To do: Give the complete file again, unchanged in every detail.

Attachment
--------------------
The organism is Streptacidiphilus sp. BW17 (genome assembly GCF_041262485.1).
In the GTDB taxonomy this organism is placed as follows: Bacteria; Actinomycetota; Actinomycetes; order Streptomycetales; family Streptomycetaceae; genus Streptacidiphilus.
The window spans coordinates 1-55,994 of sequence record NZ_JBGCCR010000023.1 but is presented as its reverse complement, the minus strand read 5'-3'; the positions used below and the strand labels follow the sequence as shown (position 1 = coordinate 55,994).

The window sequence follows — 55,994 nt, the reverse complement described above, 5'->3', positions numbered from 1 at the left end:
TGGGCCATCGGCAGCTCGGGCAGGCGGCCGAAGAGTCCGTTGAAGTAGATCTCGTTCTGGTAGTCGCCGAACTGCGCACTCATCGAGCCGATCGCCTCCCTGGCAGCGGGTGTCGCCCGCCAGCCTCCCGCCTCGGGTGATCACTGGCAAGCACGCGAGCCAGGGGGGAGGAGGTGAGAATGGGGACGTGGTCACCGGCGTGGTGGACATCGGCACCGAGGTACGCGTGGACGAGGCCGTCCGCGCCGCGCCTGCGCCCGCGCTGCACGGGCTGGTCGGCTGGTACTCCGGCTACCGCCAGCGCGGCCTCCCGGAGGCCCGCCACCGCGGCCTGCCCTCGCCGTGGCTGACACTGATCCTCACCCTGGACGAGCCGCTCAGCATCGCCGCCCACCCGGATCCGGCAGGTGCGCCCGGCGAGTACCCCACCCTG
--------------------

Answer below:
The organism is Streptacidiphilus sp. BW17 (genome assembly GCF_041262485.1).
In the GTDB taxonomy this organism is placed as follows: Bacteria; Actinomycetota; Actinomycetes; order Streptomycetales; family Streptomycetaceae; genus Streptacidiphilus.
The window spans coordinates 1-55,994 of sequence record NZ_JBGCCR010000023.1 but is presented as its reverse complement, the minus strand read 5'-3'; the positions used below and the strand labels follow the sequence as shown (position 1 = coordinate 55,994).

The window sequence follows — 55,994 nt, the reverse complement described above, 5'->3', positions numbered from 1 at the left end:
TGGGCCATCGGCAGCTCGGGCAGGCGGCCGAAGAGTCCGTTGAAGTAGATCTCGTTCTGGTAGTCGCCGAACTGCGCACTCATCGAGCCGATCGCCTCCCTGGCAGCGGGTGTCGCCCGCCAGCCTCCCGCCTCGGGTGATCACTGGCAAGCACGCGAGCCAGGGGGGAGGAGGTGAGAATGGGGACGTGGTCACCGGCGTGGTGGACATCGGCACCGAGGTACGCGTGGACGAGGCCGTCCGCGCCGCGCCTGCGCCCGCGCTGCACGGGCTGGTCGGCTGGTACTCCGGCTACCGCCAGCGCGGCCTCCCGGAGGCCCGCCACCGCGGCCTGCCCTCGCCGTGGCTGACACTGATCCTCACCCTGGACGAGCCGCTCAGCATCGCCGCCCACCCGGATCCGGCAGGTGCGCCCGGCGAGTACCCCACCCTG